Show Me the Money!

Yesterday’s The Wall Street Journal article – “Do Real-Estate Agents Have a Secret Agenda?” – reported on the well-known, but often undisclosed, practice of sellers offering buyers’ agents additional incentives to close a deal.

Sometimes when properties, typically new developments, are not selling as fast as the builder had anticipated they offer additional incentives. Similar to a car manufacturer’s “0% financing” or “Friends and Family” programs, sellers will offer buyers incentives such as a granite counter upgrade package, free closing costs or a year of free homeowners” dues.

Other times the incentives are hidden. Just like when you pay the invoice price on a car, the dealer still gets paid. The same thing happens in real estate. As the WSJ article points out, there are some pretty serious incentives being offered to the buyer’s agent such as 10% commission as opposed to the usual 3%.

Redfin is just as transparent about incentives as we are about commissions. If the incentives are monetary, we share them with our clients the same way we share our commission –a two-thirds refund to our client. If the incentive is something else like a vacation or free homeowners’ dues, we directly pass them along to our client.

Jing Feng, a Seattle-area, first-time homebuyer used Redfin to purchase a condo this summer. She used the $6,000 commission refund to pay down her closing costs. A week later, we received a $2,000 bonus check from the builder and cut Jing a check for two-thirds–an extra $1,334. Jing was shocked and excited to hear she was getting even more money back from Redfin that she decided to go to New York City with friends this weekend. She just called form Fifth Avenue and told me, “I just bought a coat that I wouldn’t have been able to afford otherwise.”

Starting today there is a new category in our local blogs (San Francisco and Seattle) called “New Construction” that will highlight any promotions we are aware of. If you are a seller that has an incentive and want to get the word out, please let us know by e-mailing


  • Stewart Aaronson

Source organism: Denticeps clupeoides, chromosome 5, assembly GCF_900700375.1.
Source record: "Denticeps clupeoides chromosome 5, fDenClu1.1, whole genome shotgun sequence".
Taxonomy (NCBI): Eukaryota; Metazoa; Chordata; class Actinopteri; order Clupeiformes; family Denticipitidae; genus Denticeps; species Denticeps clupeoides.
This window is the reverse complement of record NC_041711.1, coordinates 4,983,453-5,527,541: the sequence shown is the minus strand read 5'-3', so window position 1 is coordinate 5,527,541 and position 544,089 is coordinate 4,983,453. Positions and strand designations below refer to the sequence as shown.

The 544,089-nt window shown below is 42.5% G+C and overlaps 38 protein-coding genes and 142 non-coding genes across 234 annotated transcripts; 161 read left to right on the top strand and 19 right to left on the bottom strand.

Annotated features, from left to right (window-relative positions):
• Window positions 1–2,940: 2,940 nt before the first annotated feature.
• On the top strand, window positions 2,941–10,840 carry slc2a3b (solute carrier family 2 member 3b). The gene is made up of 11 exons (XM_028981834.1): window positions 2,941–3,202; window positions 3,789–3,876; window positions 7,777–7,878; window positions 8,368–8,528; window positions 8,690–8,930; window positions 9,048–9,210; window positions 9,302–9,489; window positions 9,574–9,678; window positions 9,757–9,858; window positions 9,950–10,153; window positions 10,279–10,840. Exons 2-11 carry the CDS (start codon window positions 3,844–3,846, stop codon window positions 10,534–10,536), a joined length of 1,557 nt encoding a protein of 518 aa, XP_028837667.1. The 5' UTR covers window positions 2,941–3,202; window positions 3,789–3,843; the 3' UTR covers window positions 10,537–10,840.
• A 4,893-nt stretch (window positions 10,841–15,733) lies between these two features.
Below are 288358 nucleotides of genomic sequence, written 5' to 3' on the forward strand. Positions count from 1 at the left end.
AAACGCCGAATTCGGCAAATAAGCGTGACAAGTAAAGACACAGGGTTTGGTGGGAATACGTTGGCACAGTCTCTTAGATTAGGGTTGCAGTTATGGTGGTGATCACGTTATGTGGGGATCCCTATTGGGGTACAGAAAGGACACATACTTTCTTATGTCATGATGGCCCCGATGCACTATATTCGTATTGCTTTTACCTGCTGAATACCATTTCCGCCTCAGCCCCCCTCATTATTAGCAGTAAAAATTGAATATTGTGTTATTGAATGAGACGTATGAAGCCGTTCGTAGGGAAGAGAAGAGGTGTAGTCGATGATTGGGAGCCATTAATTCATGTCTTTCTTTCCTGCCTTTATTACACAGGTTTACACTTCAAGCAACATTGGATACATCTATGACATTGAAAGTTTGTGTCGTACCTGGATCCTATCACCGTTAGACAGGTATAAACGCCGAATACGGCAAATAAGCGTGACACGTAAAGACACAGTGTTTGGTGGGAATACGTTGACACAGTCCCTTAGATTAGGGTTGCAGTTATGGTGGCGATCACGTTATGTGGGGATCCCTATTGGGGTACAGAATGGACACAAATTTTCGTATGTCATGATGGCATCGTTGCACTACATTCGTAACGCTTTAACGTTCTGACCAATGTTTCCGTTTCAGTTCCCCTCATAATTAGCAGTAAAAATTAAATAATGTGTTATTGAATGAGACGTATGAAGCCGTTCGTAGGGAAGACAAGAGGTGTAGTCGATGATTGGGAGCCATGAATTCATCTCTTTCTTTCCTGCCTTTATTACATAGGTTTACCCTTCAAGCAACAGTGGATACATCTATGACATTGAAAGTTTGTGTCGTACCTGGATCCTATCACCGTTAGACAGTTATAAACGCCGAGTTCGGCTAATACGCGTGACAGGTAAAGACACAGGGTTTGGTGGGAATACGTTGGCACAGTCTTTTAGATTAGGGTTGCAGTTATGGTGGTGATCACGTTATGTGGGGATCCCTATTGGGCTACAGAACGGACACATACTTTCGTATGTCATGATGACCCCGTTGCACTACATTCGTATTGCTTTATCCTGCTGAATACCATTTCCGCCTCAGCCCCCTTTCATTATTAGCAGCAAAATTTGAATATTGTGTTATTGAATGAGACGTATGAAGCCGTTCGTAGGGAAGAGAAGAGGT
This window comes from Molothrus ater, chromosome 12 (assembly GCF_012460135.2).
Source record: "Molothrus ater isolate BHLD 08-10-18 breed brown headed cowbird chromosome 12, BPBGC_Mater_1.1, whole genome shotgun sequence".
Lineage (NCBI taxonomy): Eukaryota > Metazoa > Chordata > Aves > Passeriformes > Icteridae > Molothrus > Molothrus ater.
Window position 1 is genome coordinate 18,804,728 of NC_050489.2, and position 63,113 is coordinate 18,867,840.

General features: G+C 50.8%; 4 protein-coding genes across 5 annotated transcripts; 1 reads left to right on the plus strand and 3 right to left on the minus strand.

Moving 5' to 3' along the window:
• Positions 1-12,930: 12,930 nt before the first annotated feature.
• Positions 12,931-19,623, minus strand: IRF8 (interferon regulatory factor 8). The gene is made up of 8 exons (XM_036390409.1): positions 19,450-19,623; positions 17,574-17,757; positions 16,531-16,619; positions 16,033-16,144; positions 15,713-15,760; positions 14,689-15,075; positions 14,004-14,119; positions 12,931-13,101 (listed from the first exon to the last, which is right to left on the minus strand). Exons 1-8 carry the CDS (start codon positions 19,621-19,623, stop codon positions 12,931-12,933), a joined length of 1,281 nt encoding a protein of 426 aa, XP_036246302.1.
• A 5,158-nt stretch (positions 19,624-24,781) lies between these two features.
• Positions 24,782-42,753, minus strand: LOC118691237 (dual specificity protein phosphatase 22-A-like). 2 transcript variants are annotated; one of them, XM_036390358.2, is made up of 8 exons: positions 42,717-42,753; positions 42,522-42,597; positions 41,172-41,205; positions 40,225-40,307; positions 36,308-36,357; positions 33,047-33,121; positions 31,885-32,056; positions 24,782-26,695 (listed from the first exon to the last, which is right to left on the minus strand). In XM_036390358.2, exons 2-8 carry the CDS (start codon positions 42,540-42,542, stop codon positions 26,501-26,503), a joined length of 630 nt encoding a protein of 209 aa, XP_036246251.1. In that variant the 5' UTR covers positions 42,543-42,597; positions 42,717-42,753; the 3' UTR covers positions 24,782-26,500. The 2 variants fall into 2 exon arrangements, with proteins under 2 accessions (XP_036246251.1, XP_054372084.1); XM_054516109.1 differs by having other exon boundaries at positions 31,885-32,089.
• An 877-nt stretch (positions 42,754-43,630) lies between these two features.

I’m glad to hear you pass along free homeowner’s dues to your buyer clients. I’d be interested to know, however, how an agent could possibly NOT pas along free homeowner’s dues to their buyer clients.

  • Rob McGarty

    Hi Stewart,
    That is a good point. Probably not very likely without collusion between the seller and buyer’s agent–like a deal with the for a commission credit equal to the value of one year’s worth of homeowners’ dues.

  • Kevin Boer

    Good on you! This is the sort of transparency that is sadly lacking in our business. Expect irate phone calls from a number of Realtors about letting out this dirty little secret!

  • Cronk

    Wow! It’s about time someone WSJ has finally exposed these nasty real estate agent tricks of the traditional trade. Hopefully NAR will crack down and force all agents to become Realtors where ethics are a high priority. Would be great to focus next on mortgage lending practices and car dealerships. Thanks Redfin!

  • Molly Hadley

    Well there are rules of professional ethics realtors are regulated with by the depts. of licensure in their state. Violations are handled by the Real Estate Commission and hefty fines and forfeiture of license are the punishment for violations. Furthermore, MLS’s also have a fining capacity for listing violations. Realtors are ruled by ethics and punished for violations and its unethical to imply otherwise while purporting to be a real estate professional.
    Some listing agents and sellers beleive that other realtors greed gets them to show properties with an incentive. It’s generally a tactic of desperation and in my experience has no effect on the sale of the property. I’ve seen it used most in a downturning market but have seen it seldom work. Guess what guys, there really aren’t that many slimy manipulators forcing unsuspecting lambs to purchase properties they neither want nor can afford regardless of offered incentives. Incentives work when they are offered to the buyer but again they usually are an indication of desperation on the seller’s part and a good price is the real incentive.
    Finally, bonuses and incentives as well as commissions are listed on both the mls and the sales offer. Your dirty little secret is neither.

    By the way, I notice you indicated your flat rate is based on what you call the traditional 6% commission. When I was licensed and practicing I was required to tell my clients my commissions
    were fully negotiable and I took commissions from 3.5% to 6% depending on the specifics of that negotiation. Telling a client I had a fixed commission or colluding with other brokers to set a fixed commission was illegal subject to legal prosecution. I also disclosed my exact duties and resposnibilities via a written broker’s disclosure notice prior to entering any property discussions with clients. Perhaps California law is different but if you are saying you are “for em” and not “agin em” why are you setting a fixed commission rate when it shouldn’t exist?
    I think you offer something new but I don’t know why you feel the need to bash a whole profession, it’s not exactly like you are a non-profit. What were you’re earnings last year? My guestimate is $40-45 million? I understand you think you are in competition with traditional brokerages but “can’t we all just get along.” Perhaps we can serve our customers well, work together, and all enjoy the benefits of a strong real estate market, including decent compensation. I think you may want to woo a few of us old time practitioners in your ascent lest you need us when you yahoo.

  • Lanny

    And this is the main rerason I love Marvelous post.s

  • Kevin – Seattle Area Homes

    Nowadays, Realtors are giving away up to half their commissions to close the deal. I just feel bad..